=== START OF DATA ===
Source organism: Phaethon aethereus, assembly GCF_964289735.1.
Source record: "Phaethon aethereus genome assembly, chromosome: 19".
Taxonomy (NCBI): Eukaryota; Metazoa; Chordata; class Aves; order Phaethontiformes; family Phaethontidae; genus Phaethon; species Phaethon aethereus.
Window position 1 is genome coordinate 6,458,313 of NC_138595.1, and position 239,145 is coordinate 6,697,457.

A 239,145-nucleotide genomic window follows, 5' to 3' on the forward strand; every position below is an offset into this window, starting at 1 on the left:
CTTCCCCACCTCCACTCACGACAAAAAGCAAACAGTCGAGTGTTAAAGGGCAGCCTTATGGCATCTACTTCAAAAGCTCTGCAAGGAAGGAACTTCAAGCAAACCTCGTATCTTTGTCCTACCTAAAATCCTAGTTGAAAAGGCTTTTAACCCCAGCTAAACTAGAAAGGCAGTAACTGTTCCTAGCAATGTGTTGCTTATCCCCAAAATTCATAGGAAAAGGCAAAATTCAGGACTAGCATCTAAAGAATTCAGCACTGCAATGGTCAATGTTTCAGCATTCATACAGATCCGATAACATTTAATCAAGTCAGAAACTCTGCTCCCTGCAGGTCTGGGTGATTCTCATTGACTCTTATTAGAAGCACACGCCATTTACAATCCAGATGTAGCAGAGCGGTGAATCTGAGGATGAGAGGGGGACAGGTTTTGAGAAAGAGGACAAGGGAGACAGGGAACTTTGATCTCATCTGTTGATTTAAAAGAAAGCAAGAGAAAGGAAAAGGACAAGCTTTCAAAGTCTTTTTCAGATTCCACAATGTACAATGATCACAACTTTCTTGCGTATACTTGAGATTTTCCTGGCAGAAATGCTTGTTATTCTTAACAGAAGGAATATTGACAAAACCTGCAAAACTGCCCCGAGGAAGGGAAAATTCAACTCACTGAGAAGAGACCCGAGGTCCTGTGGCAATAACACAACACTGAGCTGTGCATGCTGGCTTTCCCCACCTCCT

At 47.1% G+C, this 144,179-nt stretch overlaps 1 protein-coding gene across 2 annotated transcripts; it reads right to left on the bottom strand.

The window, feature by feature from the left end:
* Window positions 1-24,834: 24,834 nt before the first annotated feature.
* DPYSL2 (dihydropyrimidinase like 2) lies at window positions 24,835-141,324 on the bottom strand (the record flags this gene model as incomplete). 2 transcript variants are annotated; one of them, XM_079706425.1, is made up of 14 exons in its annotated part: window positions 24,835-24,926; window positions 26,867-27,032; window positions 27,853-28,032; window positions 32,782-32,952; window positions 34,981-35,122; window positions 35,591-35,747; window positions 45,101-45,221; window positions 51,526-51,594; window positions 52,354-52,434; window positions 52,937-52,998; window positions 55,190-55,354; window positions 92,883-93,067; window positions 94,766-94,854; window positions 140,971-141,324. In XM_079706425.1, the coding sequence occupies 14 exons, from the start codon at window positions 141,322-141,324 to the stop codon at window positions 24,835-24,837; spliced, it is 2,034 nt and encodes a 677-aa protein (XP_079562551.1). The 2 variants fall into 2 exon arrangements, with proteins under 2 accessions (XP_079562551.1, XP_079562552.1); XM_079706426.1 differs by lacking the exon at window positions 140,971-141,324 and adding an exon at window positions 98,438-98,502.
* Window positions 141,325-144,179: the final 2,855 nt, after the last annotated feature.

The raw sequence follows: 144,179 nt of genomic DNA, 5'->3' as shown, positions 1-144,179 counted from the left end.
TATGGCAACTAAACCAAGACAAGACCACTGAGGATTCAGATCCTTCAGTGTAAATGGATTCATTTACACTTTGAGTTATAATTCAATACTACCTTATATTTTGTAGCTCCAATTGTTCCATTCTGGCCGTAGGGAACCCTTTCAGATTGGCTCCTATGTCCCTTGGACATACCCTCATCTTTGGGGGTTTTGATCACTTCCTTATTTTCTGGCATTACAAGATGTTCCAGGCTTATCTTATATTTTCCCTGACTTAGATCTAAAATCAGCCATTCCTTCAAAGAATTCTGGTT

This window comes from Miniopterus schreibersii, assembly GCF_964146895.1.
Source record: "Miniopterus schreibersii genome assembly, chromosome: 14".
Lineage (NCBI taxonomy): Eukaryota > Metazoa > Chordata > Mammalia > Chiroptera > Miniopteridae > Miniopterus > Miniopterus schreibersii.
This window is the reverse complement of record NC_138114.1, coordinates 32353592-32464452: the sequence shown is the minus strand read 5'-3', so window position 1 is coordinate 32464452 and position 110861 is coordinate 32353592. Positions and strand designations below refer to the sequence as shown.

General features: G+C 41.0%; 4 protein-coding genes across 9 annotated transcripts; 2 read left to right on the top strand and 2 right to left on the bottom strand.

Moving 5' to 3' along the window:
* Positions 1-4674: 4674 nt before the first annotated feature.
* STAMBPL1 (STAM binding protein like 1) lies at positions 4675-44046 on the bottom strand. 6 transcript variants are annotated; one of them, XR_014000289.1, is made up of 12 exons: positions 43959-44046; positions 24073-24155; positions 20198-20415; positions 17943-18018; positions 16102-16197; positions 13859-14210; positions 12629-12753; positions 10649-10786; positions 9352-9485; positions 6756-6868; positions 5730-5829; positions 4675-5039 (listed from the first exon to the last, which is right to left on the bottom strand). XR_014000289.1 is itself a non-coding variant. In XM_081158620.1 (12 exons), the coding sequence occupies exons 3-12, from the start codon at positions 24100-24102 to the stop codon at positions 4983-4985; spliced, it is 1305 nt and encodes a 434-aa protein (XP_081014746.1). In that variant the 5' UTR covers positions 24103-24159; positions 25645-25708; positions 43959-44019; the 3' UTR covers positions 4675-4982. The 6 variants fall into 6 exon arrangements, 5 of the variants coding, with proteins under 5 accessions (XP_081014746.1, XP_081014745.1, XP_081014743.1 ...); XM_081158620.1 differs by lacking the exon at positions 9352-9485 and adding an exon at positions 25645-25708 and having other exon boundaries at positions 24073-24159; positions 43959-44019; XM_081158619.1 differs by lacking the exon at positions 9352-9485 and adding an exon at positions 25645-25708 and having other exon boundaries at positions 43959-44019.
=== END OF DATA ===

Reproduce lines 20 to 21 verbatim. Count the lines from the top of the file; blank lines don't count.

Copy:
* Positions 1-4674: 4674 nt before the first annotated feature.
* STAMBPL1 (STAM binding protein like 1) lies at positions 4675-44046 on the bottom strand. 6 transcript variants are annotated; one of them, XR_014000289.1, is made up of 12 exons: positions 43959-44046; positions 24073-24155; positions 20198-20415; positions 17943-18018; positions 16102-16197; positions 13859-14210; positions 12629-12753; positions 10649-10786; positions 9352-9485; positions 6756-6868; positions 5730-5829; positions 4675-5039 (listed from the first exon to the last, which is right to left on the bottom strand). XR_014000289.1 is itself a non-coding variant. In XM_081158620.1 (12 exons), the coding sequence occupies exons 3-12, from the start codon at positions 24100-24102 to the stop codon at positions 4983-4985; spliced, it is 1305 nt and encodes a 434-aa protein (XP_081014746.1). In that variant the 5' UTR covers positions 24103-24159; positions 25645-25708; positions 43959-44019; the 3' UTR covers positions 4675-4982. The 6 variants fall into 6 exon arrangements, 5 of the variants coding, with proteins under 5 accessions (XP_081014746.1, XP_081014745.1, XP_081014743.1 ...); XM_081158620.1 differs by lacking the exon at positions 9352-9485 and adding an exon at positions 25645-25708 and having other exon boundaries at positions 24073-24159; positions 43959-44019; XM_081158619.1 differs by lacking the exon at positions 9352-9485 and adding an exon at positions 25645-25708 and having other exon boundaries at positions 43959-44019.